Oil in Your Backyard?
Calm down Jethro, you are not going to get rich.
If you have oil in your backyard around these parts (Hilton Head, Okatie, Sun City and Bluffton, SC), it may be in an underground tank if you have an older home or property. Historically, above ground tanks and below ground tanks have been used for storing heating oil for homes (and businesses). While heating oil in storage tanks is seldom (if at all) to be seen in our locale, occasionally as a home inspector, I find evidence of a buried fuel oil tank. Such an incident recently occurred during a home inspection in one of the older plantations on Hilton Head Island.
|Removal of buried heating oil tank|
The home inspection was going along quite well for an older home, and thankfully I was not observing a lot of defects to write in the Home Inspection Report. Towards the end of the inspection, I was outside walking the property to check the exterior inspection items, when I nearly tripped over two rusted metal pipes protruding from the ground (about one foot above ground. One pipe had a cap on it and the other pipe was open at the end (likely a fill pipe and a vent pipe for an underground home heating oil tank). I opened the fill pipe and noticed liquid in the bottom of the tank. That is when I decided to light a match for a better look. Of course I did not do this, or this story would not be entertaining you (it is, isn’t it?).
|Fill pipe and vent pipe|
On a more serious note, if such tanks are leaking (or have leaked), there could be considerable environmental damage done to surrounding areas. One particular concern would be if residents at this home or nearby homes were using groundwater wells. Petroleum contaminated water that is ingested or used for bathing has the potential to be deadly. The tanks are capable of leaking chemicals for a period of many years, considering that the corrosive process is usually slow.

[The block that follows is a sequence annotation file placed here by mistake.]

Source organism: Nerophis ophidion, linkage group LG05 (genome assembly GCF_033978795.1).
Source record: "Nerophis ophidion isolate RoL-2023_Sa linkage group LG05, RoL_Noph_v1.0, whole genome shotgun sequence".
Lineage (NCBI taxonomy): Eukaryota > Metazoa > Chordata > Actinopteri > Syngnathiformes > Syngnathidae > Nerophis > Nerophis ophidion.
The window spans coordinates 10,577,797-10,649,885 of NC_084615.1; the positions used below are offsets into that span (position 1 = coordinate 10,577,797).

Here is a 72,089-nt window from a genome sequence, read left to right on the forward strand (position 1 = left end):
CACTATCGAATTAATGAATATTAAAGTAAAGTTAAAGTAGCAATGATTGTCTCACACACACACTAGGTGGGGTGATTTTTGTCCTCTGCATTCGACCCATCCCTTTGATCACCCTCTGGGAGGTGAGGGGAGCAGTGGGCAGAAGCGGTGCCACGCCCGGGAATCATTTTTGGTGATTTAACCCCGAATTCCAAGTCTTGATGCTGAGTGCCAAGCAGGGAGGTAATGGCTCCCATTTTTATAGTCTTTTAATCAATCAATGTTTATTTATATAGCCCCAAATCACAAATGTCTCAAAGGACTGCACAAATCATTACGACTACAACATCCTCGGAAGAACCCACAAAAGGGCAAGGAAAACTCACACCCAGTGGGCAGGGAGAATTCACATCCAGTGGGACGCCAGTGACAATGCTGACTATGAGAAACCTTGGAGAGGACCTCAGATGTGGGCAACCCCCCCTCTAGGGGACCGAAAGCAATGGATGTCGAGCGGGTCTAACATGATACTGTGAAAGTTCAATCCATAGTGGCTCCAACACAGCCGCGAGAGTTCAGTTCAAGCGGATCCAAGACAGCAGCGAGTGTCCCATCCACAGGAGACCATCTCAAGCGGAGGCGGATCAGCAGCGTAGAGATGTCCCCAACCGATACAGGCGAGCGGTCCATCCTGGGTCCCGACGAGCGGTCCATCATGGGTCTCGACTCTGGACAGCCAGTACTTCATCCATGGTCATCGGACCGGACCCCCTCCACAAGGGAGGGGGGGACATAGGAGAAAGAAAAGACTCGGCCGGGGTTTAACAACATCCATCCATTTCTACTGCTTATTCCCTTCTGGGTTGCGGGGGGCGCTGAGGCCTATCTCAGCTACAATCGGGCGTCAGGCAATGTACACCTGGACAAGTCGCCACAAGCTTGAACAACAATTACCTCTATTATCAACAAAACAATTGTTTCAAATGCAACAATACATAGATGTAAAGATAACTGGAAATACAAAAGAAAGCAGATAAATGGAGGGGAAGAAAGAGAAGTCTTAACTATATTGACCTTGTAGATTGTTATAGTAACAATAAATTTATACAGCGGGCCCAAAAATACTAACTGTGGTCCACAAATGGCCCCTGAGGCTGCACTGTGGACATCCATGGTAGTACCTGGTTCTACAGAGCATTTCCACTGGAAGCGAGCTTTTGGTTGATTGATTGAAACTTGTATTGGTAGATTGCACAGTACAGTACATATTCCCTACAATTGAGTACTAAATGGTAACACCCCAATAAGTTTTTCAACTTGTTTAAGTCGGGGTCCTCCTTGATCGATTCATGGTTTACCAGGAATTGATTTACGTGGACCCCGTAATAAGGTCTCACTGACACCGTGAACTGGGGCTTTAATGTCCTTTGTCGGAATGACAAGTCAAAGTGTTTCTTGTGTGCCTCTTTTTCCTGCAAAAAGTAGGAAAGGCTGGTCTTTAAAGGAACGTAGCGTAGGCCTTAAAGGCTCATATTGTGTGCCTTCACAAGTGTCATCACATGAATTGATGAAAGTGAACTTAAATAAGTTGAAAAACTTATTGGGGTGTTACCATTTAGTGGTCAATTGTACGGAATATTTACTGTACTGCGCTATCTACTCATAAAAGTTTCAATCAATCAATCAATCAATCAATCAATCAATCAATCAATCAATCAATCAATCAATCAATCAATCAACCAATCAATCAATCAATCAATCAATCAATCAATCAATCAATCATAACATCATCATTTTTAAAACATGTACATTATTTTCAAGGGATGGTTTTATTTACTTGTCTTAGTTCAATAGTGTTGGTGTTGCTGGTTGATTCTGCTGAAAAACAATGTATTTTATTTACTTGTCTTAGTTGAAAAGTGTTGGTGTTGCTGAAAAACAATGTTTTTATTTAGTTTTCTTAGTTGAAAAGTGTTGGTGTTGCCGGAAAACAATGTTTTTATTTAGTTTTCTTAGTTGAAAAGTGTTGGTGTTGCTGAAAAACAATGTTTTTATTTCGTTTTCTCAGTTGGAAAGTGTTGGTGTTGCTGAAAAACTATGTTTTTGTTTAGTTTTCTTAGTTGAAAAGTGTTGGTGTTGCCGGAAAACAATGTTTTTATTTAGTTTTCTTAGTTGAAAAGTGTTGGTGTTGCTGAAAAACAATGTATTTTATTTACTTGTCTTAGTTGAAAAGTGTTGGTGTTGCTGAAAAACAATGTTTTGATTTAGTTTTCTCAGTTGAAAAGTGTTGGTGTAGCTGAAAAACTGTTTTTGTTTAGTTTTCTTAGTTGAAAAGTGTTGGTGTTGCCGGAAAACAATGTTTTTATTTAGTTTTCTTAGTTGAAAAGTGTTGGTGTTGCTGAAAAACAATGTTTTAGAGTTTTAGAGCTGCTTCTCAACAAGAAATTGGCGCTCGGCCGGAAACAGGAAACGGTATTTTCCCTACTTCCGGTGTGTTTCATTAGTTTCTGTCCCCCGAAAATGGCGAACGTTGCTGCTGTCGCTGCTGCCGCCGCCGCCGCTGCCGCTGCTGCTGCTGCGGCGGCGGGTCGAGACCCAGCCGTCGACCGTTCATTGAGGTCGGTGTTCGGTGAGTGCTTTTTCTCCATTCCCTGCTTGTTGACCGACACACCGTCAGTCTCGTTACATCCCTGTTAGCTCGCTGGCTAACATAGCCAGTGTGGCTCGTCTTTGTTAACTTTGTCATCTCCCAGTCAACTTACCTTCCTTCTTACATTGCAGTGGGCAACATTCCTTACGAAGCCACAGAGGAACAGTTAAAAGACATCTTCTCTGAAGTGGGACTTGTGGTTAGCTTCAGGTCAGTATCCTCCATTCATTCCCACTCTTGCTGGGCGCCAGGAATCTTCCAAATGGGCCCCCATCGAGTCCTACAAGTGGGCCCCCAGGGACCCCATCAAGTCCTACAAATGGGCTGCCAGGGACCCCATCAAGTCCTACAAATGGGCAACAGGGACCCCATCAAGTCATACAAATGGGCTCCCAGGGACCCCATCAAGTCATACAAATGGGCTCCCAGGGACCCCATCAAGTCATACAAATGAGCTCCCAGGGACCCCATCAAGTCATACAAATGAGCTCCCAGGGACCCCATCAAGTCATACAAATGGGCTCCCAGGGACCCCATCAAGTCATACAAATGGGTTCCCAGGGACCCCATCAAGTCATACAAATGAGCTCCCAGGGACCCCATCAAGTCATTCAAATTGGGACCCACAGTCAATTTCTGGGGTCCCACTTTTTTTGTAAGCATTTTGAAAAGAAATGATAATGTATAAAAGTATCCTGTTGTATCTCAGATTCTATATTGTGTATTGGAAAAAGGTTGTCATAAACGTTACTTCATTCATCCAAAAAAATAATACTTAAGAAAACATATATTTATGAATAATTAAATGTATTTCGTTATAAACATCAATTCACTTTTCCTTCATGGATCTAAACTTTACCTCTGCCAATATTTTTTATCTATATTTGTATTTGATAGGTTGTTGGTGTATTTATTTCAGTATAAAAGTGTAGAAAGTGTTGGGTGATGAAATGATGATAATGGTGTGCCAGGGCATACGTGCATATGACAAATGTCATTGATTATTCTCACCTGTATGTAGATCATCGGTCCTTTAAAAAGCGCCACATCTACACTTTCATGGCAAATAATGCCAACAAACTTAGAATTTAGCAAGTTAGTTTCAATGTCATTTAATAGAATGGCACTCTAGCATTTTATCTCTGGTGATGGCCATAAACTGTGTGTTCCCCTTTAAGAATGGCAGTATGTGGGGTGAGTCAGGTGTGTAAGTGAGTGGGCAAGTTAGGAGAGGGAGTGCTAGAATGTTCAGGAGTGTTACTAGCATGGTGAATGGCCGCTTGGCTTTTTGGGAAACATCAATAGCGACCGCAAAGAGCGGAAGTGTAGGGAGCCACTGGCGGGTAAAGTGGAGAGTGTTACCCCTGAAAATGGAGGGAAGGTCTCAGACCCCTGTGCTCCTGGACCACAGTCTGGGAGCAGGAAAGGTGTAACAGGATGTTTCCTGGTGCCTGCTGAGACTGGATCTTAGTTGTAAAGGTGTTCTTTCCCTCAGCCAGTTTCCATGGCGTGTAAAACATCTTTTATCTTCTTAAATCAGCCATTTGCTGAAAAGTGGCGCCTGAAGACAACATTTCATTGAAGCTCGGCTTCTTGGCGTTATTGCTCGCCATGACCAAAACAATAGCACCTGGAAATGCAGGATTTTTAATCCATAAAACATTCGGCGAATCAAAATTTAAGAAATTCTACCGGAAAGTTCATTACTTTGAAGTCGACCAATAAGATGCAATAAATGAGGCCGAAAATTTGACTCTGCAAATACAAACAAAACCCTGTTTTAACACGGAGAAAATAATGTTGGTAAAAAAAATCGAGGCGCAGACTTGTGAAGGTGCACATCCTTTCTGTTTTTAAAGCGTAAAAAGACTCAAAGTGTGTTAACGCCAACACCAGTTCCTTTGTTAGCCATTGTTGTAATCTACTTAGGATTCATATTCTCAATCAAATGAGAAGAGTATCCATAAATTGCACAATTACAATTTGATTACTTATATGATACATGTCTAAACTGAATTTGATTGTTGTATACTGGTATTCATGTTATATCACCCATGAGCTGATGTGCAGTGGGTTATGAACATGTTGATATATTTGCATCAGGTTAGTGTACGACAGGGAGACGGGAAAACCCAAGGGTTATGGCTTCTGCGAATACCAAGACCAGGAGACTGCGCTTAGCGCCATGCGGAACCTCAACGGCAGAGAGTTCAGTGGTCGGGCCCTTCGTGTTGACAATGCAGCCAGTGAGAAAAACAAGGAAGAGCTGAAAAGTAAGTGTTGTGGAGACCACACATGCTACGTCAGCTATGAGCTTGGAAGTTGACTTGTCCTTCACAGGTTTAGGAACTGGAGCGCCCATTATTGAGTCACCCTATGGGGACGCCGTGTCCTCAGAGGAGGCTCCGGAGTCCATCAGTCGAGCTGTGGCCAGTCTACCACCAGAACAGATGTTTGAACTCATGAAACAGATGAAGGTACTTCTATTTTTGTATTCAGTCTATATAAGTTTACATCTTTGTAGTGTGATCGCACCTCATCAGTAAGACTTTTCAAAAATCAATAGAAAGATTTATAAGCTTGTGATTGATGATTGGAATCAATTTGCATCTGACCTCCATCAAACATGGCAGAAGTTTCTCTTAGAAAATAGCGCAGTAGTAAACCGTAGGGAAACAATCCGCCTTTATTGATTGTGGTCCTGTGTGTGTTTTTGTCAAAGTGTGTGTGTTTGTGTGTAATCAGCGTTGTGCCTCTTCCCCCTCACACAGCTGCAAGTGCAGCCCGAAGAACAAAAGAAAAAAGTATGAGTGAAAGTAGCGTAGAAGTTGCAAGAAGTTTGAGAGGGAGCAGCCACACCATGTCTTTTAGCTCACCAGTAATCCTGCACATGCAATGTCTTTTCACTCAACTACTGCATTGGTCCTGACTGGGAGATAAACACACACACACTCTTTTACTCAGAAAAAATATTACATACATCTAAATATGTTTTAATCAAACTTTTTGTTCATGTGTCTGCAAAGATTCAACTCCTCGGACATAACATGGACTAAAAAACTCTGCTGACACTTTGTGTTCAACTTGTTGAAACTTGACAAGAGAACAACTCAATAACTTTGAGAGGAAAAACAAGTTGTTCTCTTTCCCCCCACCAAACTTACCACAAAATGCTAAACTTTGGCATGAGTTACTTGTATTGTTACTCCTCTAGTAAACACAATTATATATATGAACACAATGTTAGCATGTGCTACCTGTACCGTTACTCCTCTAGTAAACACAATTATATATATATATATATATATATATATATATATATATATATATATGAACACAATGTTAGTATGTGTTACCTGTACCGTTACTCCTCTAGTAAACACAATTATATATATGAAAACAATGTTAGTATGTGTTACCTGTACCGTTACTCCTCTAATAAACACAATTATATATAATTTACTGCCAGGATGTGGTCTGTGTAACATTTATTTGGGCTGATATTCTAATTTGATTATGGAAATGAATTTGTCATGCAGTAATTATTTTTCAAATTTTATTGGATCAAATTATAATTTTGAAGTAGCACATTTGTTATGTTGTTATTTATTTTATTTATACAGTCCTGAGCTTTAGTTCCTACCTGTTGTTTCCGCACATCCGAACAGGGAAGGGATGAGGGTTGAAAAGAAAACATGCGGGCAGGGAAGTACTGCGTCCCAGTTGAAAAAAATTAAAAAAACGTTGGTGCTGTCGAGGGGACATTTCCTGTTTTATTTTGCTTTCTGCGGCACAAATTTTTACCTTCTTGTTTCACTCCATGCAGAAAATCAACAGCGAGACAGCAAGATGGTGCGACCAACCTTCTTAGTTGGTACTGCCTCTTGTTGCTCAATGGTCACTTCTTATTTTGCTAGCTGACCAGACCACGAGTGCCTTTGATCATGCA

The Groundwater Protection Council has at one time indicated there are 640,000 in ground Federally regulated tanks storing fuel and hazardous products, and 465,000 of these have leaked, with most requiring cleanup. A large percentage of these could not be cleaned / removed due to not being able to locate the responsible party.
Liability for leaking tanks with petroleum products can be quite large for a property owner. Testing is usually around $500.00, however the cost to clean up and remedy damages could be significantly more. If you are purchasing an older property, make certain your inspector is watching out for buried tanks in the ground that may contain petroleum based products. If such a tank is found, make certain it has been properly inspected and tested, and removed or drained and filled, as necessary. Testing can involve one or more of the following:
- Pressure testing: pressurized tanks are monitored for a period of time to observe any fluctuations in pressure that would indicate a leak.
- Soil testing: soil samples are taken around the tank and sent to a lab for analysis.
- Other methods: Ultrasound and ground penetrating radar may also be used.
Above ground tanks can also present similar problems from leaking and also need evaluated.
Again, I stress the point that if you are buying an older home, make certain your Home Inspector is aware that there could be buried tanks on the properly and to look for them.
Thanks for reading my Blog.
John M. Wickline, President